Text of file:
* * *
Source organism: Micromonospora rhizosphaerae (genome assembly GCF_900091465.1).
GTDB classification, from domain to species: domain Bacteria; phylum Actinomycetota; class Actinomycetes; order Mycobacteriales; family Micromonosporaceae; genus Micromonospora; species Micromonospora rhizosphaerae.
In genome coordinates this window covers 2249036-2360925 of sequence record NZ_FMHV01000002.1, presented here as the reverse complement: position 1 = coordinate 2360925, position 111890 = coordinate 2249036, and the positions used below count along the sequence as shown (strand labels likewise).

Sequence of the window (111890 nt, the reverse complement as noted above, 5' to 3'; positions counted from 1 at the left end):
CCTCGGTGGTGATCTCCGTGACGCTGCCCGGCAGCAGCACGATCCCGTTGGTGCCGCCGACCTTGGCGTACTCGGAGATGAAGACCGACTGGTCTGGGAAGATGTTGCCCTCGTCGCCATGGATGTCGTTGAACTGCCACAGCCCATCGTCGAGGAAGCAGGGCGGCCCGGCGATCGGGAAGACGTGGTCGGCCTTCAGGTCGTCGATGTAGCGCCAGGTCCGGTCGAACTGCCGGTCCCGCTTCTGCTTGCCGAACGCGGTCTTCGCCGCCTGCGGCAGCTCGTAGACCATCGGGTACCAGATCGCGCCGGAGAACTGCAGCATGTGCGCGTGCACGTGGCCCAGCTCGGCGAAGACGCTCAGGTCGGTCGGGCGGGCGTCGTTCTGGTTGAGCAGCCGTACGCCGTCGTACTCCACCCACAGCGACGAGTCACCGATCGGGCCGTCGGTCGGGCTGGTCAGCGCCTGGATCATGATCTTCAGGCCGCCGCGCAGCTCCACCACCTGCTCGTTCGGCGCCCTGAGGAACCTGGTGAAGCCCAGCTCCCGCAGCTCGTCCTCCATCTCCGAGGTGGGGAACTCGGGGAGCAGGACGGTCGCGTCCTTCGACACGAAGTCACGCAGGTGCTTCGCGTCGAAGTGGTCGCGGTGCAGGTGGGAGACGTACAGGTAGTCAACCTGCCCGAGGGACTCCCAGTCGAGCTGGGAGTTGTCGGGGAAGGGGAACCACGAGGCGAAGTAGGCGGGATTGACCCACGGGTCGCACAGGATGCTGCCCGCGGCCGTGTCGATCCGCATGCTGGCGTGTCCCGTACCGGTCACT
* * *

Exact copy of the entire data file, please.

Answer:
Source organism: Micromonospora rhizosphaerae (genome assembly GCF_900091465.1).
GTDB classification, from domain to species: domain Bacteria; phylum Actinomycetota; class Actinomycetes; order Mycobacteriales; family Micromonosporaceae; genus Micromonospora; species Micromonospora rhizosphaerae.
In genome coordinates this window covers 2249036-2360925 of sequence record NZ_FMHV01000002.1, presented here as the reverse complement: position 1 = coordinate 2360925, position 111890 = coordinate 2249036, and the positions used below count along the sequence as shown (strand labels likewise).

Sequence of the window (111890 nt, the reverse complement as noted above, 5' to 3'; positions counted from 1 at the left end):
CCTCGGTGGTGATCTCCGTGACGCTGCCCGGCAGCAGCACGATCCCGTTGGTGCCGCCGACCTTGGCGTACTCGGAGATGAAGACCGACTGGTCTGGGAAGATGTTGCCCTCGTCGCCATGGATGTCGTTGAACTGCCACAGCCCATCGTCGAGGAAGCAGGGCGGCCCGGCGATCGGGAAGACGTGGTCGGCCTTCAGGTCGTCGATGTAGCGCCAGGTCCGGTCGAACTGCCGGTCCCGCTTCTGCTTGCCGAACGCGGTCTTCGCCGCCTGCGGCAGCTCGTAGACCATCGGGTACCAGATCGCGCCGGAGAACTGCAGCATGTGCGCGTGCACGTGGCCCAGCTCGGCGAAGACGCTCAGGTCGGTCGGGCGGGCGTCGTTCTGGTTGAGCAGCCGTACGCCGTCGTACTCCACCCACAGCGACGAGTCACCGATCGGGCCGTCGGTCGGGCTGGTCAGCGCCTGGATCATGATCTTCAGGCCGCCGCGCAGCTCCACCACCTGCTCGTTCGGCGCCCTGAGGAACCTGGTGAAGCCCAGCTCCCGCAGCTCGTCCTCCATCTCCGAGGTGGGGAACTCGGGGAGCAGGACGGTCGCGTCCTTCGACACGAAGTCACGCAGGTGCTTCGCGTCGAAGTGGTCGCGGTGCAGGTGGGAGACGTACAGGTAGTCAACCTGCCCGAGGGACTCCCAGTCGAGCTGGGAGTTGTCGGGGAAGGGGAACCACGAGGCGAAGTAGGCGGGATTGACCCACGGGTCGCACAGGATGCTGCCCGCGGCCGTGTCGATCCGCATGCTGGCGTGTCCCGTACCGGTCACT